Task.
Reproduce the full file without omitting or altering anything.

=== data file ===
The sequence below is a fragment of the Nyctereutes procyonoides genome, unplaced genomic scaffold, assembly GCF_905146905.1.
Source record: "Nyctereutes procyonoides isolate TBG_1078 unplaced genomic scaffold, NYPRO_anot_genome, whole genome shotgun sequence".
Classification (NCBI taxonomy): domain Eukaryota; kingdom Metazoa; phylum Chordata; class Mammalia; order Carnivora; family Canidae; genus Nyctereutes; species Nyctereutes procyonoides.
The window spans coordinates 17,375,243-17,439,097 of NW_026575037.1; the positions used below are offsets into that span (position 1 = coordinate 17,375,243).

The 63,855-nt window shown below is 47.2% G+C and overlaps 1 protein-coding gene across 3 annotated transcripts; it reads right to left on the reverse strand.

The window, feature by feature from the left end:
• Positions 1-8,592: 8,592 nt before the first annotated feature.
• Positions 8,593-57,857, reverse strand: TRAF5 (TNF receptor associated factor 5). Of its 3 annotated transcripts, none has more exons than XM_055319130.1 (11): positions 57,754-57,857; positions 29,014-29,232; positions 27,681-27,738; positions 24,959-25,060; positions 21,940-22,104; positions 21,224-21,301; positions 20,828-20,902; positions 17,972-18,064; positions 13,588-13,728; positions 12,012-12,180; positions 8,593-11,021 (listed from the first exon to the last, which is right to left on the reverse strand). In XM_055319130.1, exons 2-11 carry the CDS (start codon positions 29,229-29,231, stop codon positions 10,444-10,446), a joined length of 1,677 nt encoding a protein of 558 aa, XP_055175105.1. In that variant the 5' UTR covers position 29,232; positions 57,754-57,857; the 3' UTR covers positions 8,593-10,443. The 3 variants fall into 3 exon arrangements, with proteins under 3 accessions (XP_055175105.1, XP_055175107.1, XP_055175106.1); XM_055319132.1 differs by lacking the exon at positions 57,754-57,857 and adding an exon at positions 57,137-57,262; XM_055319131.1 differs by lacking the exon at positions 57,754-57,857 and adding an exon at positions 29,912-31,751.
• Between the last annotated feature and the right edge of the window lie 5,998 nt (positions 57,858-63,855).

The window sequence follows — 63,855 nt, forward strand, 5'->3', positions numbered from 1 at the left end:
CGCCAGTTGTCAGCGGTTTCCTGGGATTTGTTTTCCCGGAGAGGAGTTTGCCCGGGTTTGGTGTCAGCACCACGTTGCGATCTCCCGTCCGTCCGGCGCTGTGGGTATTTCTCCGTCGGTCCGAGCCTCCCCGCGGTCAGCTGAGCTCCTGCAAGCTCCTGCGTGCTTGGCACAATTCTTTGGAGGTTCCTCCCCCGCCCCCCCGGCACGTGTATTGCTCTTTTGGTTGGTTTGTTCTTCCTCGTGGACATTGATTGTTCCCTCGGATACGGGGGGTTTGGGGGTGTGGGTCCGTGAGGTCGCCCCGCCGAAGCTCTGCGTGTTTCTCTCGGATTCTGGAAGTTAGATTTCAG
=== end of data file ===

The sequence below is a fragment of the Nyctereutes procyonoides genome, unplaced genomic scaffold, assembly GCF_905146905.1.
Source record: "Nyctereutes procyonoides isolate TBG_1078 unplaced genomic scaffold, NYPRO_anot_genome, whole genome shotgun sequence".
Classification (NCBI taxonomy): domain Eukaryota; kingdom Metazoa; phylum Chordata; class Mammalia; order Carnivora; family Canidae; genus Nyctereutes; species Nyctereutes procyonoides.
The window spans coordinates 17,375,243-17,439,097 of NW_026575037.1; the positions used below are offsets into that span (position 1 = coordinate 17,375,243).

The 63,855-nt window shown below is 47.2% G+C and overlaps 1 protein-coding gene across 3 annotated transcripts; it reads right to left on the reverse strand.

The window, feature by feature from the left end:
• Positions 1-8,592: 8,592 nt before the first annotated feature.
• Positions 8,593-57,857, reverse strand: TRAF5 (TNF receptor associated factor 5). Of its 3 annotated transcripts, none has more exons than XM_055319130.1 (11): positions 57,754-57,857; positions 29,014-29,232; positions 27,681-27,738; positions 24,959-25,060; positions 21,940-22,104; positions 21,224-21,301; positions 20,828-20,902; positions 17,972-18,064; positions 13,588-13,728; positions 12,012-12,180; positions 8,593-11,021 (listed from the first exon to the last, which is right to left on the reverse strand). In XM_055319130.1, exons 2-11 carry the CDS (start codon positions 29,229-29,231, stop codon positions 10,444-10,446), a joined length of 1,677 nt encoding a protein of 558 aa, XP_055175105.1. In that variant the 5' UTR covers position 29,232; positions 57,754-57,857; the 3' UTR covers positions 8,593-10,443. The 3 variants fall into 3 exon arrangements, with proteins under 3 accessions (XP_055175105.1, XP_055175107.1, XP_055175106.1); XM_055319132.1 differs by lacking the exon at positions 57,754-57,857 and adding an exon at positions 57,137-57,262; XM_055319131.1 differs by lacking the exon at positions 57,754-57,857 and adding an exon at positions 29,912-31,751.
• Between the last annotated feature and the right edge of the window lie 5,998 nt (positions 57,858-63,855).

The window sequence follows — 63,855 nt, forward strand, 5'->3', positions numbered from 1 at the left end:
CGCCAGTTGTCAGCGGTTTCCTGGGATTTGTTTTCCCGGAGAGGAGTTTGCCCGGGTTTGGTGTCAGCACCACGTTGCGATCTCCCGTCCGTCCGGCGCTGTGGGTATTTCTCCGTCGGTCCGAGCCTCCCCGCGGTCAGCTGAGCTCCTGCAAGCTCCTGCGTGCTTGGCACAATTCTTTGGAGGTTCCTCCCCCGCCCCCCCGGCACGTGTATTGCTCTTTTGGTTGGTTTGTTCTTCCTCGTGGACATTGATTGTTCCCTCGGATACGGGGGGTTTGGGGGTGTGGGTCCGTGAGGTCGCCCCGCCGAAGCTCTGCGTGTTTCTCTCGGATTCTGGAAGTTAGATTTCAG